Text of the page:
Bought this book for the island survival aspect, stayed for the action and mystery.
Genre: Y/A, Science Fiction
No. of pages: 384
On the mysterious island of Nil, the rules are set. You have one year. Exactly 365 days–to escape, or you die.
Seventeen-year-old Charley doesn’t know the rules. She doesn’t even know where she is. The last thing she remembers is blacking out, and when she wakes up, she’s lying naked in an empty rock field.
Lost and alone, Charley finds no sign of other people until she meets Thad, the gorgeous leader of a clan of teenage refugees. Soon Charley learns that leaving the island is harder than she thought . . . and so is falling in love. With Thad’s time running out, Charley realizes that to save their future, Charley must first save him. And on an island rife with dangers, their greatest threat is time.
I went into this without knowing much about the Nil universe other than it was a survival adventure for a group of teens on a tropical island. I certainly did not expect the sci-fi twist, which I found delightful and set up an interesting premise. This book felt like a mash-up of ‘The Maze Runner’ and ‘Beauty Queens.’
I got a little worried with the dual perspectives, it is usually a note that gives a lot of repetition in the narrative, but ‘Nil’ managed to dodge this pitfall expertly.
There was a little bit of a slow start. The world building took a little bit of time to erect with such a large cast of characters, and the rules of the island inhabitants… and the island itself. It is well worth persevering. I’ve read slower, I think because we learn about the world through ‘show’ more than ‘tell’ it slowed the pace a little. But it’s the kind of writing that I prefer. ‘Nil’ definitely captured my imagination.
Protagonist Charley, an athletic, 6-foot, awkward teenage girl awakening naked on a strange island was a great premise. She really works at finding herself, and her place on the island. I loved how her unique perspective of the island, and its reason for being, adds something new to the story. I love how the attributes she found embarrassing about herself were the things that gave her advantages in this hostile environment.
The constant ticking clock for all the characters added an urgency that really upped the pacing and kept me engaged right to the last page.
Thad, the love interest, was all things hunky hero that you’d expect. The leader, the rescuer. Though he didn’t embody that stereotype completely. He gets to live outside those initial impressions, and lets Charley deconstruct a few of these aspects on her own terms and grow as a person. It was great to read about his doubt and insecurities.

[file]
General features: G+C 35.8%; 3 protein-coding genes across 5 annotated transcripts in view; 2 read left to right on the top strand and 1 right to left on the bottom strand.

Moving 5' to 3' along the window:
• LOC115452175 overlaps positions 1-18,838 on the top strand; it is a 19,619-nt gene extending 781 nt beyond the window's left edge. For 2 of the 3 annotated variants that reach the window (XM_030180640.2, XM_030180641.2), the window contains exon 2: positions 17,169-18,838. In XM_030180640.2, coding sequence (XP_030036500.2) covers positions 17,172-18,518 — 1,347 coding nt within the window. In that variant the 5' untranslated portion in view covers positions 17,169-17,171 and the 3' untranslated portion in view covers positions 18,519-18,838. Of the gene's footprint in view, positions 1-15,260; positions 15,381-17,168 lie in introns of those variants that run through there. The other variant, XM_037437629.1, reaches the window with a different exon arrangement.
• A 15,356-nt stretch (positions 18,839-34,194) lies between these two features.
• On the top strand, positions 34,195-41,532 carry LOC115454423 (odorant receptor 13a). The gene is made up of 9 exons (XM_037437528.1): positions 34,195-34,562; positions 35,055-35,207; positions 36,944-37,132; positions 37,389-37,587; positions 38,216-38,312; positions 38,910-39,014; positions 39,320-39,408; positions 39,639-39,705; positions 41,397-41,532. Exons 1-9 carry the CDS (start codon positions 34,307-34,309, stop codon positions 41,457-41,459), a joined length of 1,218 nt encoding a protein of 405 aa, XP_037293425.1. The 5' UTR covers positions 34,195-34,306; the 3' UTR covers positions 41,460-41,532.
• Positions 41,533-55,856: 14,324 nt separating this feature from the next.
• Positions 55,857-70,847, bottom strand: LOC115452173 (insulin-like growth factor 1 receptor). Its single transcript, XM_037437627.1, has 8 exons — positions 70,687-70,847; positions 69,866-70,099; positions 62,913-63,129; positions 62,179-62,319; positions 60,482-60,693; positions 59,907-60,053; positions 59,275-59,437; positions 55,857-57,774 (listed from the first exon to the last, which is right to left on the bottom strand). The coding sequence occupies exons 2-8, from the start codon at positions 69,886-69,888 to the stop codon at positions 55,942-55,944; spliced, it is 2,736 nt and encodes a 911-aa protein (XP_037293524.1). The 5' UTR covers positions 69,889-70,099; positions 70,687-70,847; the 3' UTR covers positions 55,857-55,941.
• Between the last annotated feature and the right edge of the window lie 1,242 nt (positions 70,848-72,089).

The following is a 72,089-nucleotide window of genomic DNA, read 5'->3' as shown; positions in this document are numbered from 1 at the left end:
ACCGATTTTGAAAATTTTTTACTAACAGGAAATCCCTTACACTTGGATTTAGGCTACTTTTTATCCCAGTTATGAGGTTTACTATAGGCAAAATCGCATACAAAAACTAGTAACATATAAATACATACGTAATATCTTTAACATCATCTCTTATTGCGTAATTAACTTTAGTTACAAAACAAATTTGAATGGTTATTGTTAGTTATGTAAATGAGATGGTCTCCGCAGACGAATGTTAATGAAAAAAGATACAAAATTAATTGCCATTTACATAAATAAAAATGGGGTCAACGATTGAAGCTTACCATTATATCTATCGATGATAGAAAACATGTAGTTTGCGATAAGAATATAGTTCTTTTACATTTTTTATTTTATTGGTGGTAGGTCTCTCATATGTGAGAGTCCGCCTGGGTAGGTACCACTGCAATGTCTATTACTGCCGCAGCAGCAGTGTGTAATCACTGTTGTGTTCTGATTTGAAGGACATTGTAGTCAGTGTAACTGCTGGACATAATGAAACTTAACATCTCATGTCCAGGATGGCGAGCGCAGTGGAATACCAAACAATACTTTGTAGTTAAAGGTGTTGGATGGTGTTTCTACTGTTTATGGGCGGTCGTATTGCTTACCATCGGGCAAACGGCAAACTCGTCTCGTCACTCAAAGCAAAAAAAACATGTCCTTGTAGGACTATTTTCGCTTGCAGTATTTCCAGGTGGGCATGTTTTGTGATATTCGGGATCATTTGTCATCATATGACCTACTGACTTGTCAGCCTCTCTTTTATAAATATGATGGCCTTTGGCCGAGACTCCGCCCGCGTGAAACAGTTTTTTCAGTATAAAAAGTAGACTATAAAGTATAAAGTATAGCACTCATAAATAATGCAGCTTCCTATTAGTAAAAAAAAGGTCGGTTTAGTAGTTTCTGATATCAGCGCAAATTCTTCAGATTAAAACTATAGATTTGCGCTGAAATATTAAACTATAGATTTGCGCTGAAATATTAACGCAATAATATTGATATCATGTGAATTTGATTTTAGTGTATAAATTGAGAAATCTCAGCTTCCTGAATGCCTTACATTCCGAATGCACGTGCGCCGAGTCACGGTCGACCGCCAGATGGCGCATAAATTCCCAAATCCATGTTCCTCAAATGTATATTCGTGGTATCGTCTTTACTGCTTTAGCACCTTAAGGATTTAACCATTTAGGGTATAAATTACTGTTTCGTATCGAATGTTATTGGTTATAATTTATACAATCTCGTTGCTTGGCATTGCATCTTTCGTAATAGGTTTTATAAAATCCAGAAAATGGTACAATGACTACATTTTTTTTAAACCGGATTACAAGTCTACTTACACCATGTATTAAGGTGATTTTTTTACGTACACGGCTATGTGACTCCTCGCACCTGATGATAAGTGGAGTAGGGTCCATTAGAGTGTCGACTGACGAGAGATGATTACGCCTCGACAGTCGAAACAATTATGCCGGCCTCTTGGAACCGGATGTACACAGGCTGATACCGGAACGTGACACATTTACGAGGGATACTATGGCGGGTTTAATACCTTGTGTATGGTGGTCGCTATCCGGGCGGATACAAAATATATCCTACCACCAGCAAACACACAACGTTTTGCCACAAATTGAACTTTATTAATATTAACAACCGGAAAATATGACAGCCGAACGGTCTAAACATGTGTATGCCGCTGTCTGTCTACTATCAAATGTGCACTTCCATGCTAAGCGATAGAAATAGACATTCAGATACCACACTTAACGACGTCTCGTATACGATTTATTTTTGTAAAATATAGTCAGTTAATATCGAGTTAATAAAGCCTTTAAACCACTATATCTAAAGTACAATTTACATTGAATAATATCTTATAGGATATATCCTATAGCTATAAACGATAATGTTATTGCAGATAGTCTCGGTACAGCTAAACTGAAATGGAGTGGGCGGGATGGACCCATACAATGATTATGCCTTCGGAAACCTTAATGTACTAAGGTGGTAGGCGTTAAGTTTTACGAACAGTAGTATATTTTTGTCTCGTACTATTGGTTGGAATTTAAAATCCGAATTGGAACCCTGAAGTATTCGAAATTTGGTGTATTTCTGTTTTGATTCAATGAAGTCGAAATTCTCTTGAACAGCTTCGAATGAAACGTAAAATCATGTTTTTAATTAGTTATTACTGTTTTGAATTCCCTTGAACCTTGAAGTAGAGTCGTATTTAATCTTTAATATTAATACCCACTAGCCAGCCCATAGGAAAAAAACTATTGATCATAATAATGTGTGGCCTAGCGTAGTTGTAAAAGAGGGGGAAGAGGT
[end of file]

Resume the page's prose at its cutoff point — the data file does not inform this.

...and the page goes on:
The romance between these two felt a bit insta-lovey. I would have liked have read more of a build and a rocky start. So it did feel a bit cheesy and tropey in that respect.
Contra to that, ‘Nil’ is brutal. Matson is not afraid to pile up the body count – and any character is fair game. I really did not know who was going to make it through to the end. This air of uncertainty, of living in the now, adds some great tension and had me hooked.
‘Nil’ reads more like a romance with a survival setting. Upon finishing, while satisfied with the resolution of major plot points, the mystery of the island remains unsolved. And I am keen to read on in this trilogy to discover what Nil is all about. Though it looks like the sequel ‘Nil Unlocked’ is dealing with different protagonists.
There was a contrived element that urked me. Like some big Game Master was pulling the strings. Whether this was intentional, and the role of the island itself, or the author setting up the storyline, it’s something that resonated with me in a slightly negative way.
I think if there was a touch more explanation about the island, a little less romance, less of the trope, this would have been a 5 star read. It is still a bonza read. I loved the adventure and the mystery of the island, the challenges to survival, and how visceral the challenges were. Definitely up there with my recommended books. Can’t wait to work out the mystery of Nil in the remainder of the trilogy.
Overall feeling: Not too shabby
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